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James Williamson provides a practical introduction to Adobe's do-it-all web design and development tool in Dreamweaver CS4 Getting Started. He shows how to generate standards-compliant XHTML and CSS, as well as rock-solid PHP, ColdFusion, ASP, AJAX, and more, using Dreamweaver's developer-friendly Code view and WYSIWYG Design view. From creating basic page layouts to embedding multimedia, James shares techniques for publishing a finished site quickly and efficiently. Example files accompany the course.
Although you could just open up Dreamweaver and begin creating new pages, it wouldn't be very long before you realize you have a mess on your hands. Like any new project, the success of a new website has a lot to do with the planning you put into it beforehand. Websites, at their most simple, are merely a collection of files and folders. The topmost folder is referred to as the root folder, and contains all the files necessary for the site to function. Often sites will have subfolders that contain asset files, such as images or external scripts, or they could contain a subsection of the entire site. Wwhile you don't have to have the entire site mapped out prior to starting it in Dreamweaver, it doesn't hurt to have as much of the site planned out as you can, and have an existing directory structure ready at the beginning of the process.
So before we define a site in Dreamweaver, let's take a look at the directory structure I have already established for our sample site. I'm going to minimize Dreamweaver, and then on the Desktop, I have a folder here called Groundswell; that's going to be our root directory. It doesn't really matter what you name this folder, just so that you name it something descriptive that tells you what it is. Now, once I open up this folder, notice that we have a collection of HTML pages in here. We have some existing Flash movies that are being used. We have a folder for external scripts, a folder for images, and then we have these other folders, _source and _CSS, that are holding other assets for us. So we are categorizing all these. Now, we don't have any subdirectories on our site yet, so this is a really basic site structure.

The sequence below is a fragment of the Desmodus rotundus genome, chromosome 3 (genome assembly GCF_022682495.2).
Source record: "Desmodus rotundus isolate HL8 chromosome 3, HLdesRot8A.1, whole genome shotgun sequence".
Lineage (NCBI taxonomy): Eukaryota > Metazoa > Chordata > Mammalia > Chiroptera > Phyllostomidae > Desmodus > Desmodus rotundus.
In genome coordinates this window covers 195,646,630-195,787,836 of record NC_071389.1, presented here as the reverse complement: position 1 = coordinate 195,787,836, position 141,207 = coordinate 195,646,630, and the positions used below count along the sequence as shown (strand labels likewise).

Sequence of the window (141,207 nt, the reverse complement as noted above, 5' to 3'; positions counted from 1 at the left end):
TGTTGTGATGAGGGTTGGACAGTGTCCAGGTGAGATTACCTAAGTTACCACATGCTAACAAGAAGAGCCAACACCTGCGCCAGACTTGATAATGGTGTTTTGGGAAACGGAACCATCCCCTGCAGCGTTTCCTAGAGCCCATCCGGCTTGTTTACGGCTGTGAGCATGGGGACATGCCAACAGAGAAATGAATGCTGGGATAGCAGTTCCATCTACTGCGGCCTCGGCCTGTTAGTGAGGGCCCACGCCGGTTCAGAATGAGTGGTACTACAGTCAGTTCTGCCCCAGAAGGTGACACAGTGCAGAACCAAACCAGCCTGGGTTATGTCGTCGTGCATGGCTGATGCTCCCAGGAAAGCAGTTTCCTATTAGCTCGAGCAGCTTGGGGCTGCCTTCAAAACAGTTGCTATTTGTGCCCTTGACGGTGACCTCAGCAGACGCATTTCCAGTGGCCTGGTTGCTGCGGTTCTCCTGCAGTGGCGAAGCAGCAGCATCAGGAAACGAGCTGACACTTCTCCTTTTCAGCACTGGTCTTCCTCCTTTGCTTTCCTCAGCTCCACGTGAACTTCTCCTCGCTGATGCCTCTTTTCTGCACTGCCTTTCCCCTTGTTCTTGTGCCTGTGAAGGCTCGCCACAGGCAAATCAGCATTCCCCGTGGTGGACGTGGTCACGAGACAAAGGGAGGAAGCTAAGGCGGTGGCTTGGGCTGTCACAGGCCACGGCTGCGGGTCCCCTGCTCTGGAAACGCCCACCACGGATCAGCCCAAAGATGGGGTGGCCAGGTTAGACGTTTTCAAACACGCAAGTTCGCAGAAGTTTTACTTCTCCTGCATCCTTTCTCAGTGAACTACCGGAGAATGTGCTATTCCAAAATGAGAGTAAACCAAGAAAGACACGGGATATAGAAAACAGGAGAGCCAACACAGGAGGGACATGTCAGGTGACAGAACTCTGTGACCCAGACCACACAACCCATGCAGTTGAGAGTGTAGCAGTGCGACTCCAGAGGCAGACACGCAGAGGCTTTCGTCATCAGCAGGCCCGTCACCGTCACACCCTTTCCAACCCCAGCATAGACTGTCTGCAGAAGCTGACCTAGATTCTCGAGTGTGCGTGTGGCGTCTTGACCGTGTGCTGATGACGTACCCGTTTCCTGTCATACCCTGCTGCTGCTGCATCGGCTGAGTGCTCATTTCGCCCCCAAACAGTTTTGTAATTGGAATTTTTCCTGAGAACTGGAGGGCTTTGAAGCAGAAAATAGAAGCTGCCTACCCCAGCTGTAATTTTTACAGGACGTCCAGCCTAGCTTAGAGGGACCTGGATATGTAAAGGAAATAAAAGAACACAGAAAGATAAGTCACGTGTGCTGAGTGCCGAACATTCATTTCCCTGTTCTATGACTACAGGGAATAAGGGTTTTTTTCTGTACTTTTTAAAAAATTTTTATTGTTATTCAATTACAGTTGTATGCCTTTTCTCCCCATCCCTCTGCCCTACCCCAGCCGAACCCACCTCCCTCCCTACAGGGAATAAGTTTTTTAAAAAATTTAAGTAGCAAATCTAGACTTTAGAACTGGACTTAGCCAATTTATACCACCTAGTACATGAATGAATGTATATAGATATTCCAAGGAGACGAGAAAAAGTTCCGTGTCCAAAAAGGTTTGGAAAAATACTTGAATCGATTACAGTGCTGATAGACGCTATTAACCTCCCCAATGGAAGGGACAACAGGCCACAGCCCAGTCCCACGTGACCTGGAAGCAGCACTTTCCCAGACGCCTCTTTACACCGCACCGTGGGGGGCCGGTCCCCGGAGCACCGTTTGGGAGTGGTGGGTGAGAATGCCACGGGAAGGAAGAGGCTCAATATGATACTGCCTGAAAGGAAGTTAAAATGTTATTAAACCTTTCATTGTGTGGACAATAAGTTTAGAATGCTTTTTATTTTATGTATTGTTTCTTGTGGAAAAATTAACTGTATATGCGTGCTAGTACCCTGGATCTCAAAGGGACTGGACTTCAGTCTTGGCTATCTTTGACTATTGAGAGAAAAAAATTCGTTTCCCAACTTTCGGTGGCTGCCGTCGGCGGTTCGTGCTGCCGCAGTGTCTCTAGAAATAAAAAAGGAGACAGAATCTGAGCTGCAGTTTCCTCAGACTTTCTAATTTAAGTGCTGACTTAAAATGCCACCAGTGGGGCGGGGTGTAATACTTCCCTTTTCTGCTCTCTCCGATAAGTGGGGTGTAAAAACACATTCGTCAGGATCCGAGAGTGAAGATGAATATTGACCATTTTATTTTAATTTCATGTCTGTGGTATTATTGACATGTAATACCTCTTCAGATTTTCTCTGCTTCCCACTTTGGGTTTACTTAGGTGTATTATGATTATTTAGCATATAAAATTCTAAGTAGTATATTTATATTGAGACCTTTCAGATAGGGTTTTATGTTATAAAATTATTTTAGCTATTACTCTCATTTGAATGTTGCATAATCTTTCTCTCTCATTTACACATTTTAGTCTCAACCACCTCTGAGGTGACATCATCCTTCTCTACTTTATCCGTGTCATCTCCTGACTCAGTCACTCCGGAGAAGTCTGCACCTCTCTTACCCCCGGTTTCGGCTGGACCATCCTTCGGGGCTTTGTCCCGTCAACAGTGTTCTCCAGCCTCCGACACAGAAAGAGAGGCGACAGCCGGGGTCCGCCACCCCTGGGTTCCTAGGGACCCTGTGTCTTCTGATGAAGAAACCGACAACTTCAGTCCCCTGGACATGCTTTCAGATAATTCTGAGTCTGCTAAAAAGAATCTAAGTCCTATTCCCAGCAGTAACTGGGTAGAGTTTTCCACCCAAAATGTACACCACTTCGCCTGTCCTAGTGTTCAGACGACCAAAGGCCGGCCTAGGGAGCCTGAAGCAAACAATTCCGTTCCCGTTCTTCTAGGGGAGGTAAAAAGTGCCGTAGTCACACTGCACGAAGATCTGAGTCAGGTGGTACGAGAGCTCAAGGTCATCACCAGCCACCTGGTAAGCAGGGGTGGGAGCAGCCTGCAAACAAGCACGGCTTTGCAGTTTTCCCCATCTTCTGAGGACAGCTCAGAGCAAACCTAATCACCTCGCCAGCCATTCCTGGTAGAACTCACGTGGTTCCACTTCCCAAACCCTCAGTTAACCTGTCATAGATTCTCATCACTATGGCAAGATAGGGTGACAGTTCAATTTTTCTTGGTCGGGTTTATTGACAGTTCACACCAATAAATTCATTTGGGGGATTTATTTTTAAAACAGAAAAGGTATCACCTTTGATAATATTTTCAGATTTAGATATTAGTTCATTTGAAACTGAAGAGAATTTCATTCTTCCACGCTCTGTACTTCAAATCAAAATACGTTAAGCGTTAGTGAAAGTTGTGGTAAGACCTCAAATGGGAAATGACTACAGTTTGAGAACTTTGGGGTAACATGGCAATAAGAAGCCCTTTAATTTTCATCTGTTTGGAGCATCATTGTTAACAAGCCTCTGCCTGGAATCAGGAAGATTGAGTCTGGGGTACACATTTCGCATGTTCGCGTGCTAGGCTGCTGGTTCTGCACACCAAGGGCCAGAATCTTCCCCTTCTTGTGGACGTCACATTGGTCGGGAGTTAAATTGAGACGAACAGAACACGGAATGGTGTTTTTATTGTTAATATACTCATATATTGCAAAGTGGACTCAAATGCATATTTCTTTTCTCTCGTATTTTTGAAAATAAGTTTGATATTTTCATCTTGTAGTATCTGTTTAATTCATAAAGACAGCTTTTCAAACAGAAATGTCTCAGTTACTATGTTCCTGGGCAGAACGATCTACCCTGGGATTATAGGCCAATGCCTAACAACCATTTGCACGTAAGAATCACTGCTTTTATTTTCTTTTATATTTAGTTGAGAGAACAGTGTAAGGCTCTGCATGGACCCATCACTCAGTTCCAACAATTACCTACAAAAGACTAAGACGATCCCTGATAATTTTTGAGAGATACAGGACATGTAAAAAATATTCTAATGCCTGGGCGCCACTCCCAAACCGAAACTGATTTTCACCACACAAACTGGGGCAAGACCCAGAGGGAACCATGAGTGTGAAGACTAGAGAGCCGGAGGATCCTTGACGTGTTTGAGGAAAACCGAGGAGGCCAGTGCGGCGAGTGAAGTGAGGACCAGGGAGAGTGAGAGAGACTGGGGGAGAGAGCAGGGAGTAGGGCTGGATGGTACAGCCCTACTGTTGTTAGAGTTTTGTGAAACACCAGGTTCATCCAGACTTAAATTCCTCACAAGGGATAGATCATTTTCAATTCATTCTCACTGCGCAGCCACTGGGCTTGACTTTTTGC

Now, a lot of the sites you will develop won't be quite this structured to begin with. You may even just start off with an empty folder and then begin to create your folder structure in Dreamweaver. That's fine. Approaching it this way, where you already have some existing files and there is already a structure in place, is fine as well. It doesn't really matter. What matters is that the first step in working on any project in Dreamweaver should be to define a site. So I am going to jump back into Dreamweaver, and we will talk a little bit more about defining a site. Defining a site lets Dreamweaver know where your development files are located.
It allows Dreamweaver to manage and control those files. Without a defined site, Dreamweaver won't be able to resolve links or add certain types of functionality to your pages. Defining a site also allows you to instruct Dreamweaver as to which type of testing server you are using, if you are building dynamic pages, and lets Dreamweaver know where you need to upload the files when you want pages to go live online. So let's define our site. This is very easy to do, and there are lot of places to do it inside Dreamweaver. Notice for example on the welcome screen, we are able to define a new Dreamweaver site right from here. We can also go up to our Application bar menu, and choose New Site from here. We could go our Files panel and click on Manage Sites and choose a New Site from there, or we could also go to the Site icon on the Application bar and choose New Site.